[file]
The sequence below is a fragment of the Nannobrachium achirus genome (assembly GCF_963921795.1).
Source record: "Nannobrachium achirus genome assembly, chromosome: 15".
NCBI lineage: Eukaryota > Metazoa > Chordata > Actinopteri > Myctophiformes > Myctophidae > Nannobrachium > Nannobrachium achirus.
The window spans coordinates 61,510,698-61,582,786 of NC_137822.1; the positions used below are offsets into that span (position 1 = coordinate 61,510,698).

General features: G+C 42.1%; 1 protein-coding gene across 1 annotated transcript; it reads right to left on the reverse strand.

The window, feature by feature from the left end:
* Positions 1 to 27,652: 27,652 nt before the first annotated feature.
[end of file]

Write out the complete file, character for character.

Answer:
The sequence below is a fragment of the Nannobrachium achirus genome (assembly GCF_963921795.1).
Source record: "Nannobrachium achirus genome assembly, chromosome: 15".
NCBI lineage: Eukaryota > Metazoa > Chordata > Actinopteri > Myctophiformes > Myctophidae > Nannobrachium > Nannobrachium achirus.
The window spans coordinates 61,510,698-61,582,786 of NC_137822.1; the positions used below are offsets into that span (position 1 = coordinate 61,510,698).

General features: G+C 42.1%; 1 protein-coding gene across 1 annotated transcript; it reads right to left on the reverse strand.

The window, feature by feature from the left end:
* Positions 1 to 27,652: 27,652 nt before the first annotated feature.